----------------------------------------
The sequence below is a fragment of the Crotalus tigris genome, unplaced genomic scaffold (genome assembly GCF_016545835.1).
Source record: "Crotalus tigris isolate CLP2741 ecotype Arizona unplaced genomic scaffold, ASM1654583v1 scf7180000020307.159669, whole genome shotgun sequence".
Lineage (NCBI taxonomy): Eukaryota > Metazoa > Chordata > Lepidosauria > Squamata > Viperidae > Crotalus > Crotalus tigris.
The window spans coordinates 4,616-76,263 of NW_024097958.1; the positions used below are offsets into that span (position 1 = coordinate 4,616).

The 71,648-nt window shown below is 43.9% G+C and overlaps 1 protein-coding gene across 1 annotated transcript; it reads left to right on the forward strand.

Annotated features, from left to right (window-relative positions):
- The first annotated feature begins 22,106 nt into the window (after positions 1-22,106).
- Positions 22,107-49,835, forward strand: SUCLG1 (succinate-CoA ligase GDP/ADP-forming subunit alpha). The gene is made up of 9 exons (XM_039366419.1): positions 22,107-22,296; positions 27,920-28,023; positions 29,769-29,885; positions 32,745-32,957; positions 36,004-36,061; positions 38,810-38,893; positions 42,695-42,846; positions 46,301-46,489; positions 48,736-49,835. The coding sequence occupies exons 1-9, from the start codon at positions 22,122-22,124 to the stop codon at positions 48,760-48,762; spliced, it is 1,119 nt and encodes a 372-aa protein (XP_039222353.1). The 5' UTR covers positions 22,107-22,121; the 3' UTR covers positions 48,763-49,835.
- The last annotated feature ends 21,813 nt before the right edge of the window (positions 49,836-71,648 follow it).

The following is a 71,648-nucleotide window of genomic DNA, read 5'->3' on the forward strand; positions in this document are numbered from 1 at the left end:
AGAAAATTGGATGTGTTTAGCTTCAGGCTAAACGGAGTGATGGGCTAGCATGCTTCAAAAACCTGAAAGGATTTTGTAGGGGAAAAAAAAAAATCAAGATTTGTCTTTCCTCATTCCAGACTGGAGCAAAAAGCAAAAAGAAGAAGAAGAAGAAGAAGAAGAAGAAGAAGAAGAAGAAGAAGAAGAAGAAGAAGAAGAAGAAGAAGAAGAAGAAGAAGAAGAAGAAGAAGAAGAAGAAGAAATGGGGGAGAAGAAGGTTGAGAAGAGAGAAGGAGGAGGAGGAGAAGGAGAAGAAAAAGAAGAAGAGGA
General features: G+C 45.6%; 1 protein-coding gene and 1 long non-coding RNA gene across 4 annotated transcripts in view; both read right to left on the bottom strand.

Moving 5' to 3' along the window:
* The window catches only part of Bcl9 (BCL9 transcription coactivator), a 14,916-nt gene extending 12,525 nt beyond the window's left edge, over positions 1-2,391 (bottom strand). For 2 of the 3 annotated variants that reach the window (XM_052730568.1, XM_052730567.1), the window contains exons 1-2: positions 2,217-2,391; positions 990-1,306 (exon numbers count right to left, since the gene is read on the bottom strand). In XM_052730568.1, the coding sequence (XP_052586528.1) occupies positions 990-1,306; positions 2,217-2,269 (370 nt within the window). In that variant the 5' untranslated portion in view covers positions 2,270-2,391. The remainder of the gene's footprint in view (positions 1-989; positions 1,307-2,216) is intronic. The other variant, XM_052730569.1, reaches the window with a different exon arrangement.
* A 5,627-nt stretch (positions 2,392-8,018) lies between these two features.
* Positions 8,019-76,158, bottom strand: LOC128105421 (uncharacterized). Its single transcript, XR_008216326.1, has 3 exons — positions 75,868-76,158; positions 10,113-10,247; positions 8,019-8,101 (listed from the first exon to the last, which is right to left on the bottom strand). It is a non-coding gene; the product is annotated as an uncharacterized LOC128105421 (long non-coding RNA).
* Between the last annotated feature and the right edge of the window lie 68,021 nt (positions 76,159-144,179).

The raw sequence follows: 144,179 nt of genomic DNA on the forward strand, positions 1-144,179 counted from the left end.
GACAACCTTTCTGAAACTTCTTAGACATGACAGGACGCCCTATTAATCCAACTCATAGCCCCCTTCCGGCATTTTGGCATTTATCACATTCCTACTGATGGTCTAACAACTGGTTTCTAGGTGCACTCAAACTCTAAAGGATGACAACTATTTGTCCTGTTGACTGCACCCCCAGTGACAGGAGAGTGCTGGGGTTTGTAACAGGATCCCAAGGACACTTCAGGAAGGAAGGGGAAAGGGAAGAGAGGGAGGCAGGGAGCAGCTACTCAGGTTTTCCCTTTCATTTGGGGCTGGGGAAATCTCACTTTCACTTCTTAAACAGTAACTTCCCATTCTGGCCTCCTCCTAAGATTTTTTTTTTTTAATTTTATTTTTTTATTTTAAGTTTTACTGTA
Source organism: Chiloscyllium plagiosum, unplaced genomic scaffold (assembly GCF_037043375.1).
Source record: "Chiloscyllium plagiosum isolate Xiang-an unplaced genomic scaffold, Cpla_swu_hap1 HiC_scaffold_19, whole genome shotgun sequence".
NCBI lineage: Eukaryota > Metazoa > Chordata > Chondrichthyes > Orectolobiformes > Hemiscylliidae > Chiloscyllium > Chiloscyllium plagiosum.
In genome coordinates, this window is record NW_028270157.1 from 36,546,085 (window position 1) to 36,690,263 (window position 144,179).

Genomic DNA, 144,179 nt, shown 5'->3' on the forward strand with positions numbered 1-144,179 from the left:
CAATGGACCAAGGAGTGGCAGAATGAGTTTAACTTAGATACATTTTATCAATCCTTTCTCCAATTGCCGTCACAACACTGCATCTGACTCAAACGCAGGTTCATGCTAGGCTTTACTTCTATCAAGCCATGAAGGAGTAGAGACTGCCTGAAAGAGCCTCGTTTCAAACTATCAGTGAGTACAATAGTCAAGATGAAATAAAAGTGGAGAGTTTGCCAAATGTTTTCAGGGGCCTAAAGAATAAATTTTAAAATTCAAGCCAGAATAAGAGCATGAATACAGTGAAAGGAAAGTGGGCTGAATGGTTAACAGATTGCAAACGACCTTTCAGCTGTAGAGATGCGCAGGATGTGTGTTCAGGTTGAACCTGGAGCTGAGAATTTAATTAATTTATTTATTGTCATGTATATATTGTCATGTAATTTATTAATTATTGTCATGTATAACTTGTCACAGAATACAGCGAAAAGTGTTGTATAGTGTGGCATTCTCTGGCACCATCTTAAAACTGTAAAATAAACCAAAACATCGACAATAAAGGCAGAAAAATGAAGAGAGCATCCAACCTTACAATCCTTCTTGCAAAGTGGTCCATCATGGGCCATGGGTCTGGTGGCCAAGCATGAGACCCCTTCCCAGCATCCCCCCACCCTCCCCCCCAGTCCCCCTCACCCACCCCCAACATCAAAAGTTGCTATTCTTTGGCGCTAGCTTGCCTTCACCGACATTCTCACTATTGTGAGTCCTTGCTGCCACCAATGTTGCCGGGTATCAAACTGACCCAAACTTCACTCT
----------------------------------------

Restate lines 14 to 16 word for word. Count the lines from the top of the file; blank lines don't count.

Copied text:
* The window catches only part of Bcl9 (BCL9 transcription coactivator), a 14,916-nt gene extending 12,525 nt beyond the window's left edge, over positions 1-2,391 (bottom strand). For 2 of the 3 annotated variants that reach the window (XM_052730568.1, XM_052730567.1), the window contains exons 1-2: positions 2,217-2,391; positions 990-1,306 (exon numbers count right to left, since the gene is read on the bottom strand). In XM_052730568.1, the coding sequence (XP_052586528.1) occupies positions 990-1,306; positions 2,217-2,269 (370 nt within the window). In that variant the 5' untranslated portion in view covers positions 2,270-2,391. The remainder of the gene's footprint in view (positions 1-989; positions 1,307-2,216) is intronic. The other variant, XM_052730569.1, reaches the window with a different exon arrangement.
* A 5,627-nt stretch (positions 2,392-8,018) lies between these two features.
* Positions 8,019-76,158, bottom strand: LOC128105421 (uncharacterized). Its single transcript, XR_008216326.1, has 3 exons — positions 75,868-76,158; positions 10,113-10,247; positions 8,019-8,101 (listed from the first exon to the last, which is right to left on the bottom strand). It is a non-coding gene; the product is annotated as an uncharacterized LOC128105421 (long non-coding RNA).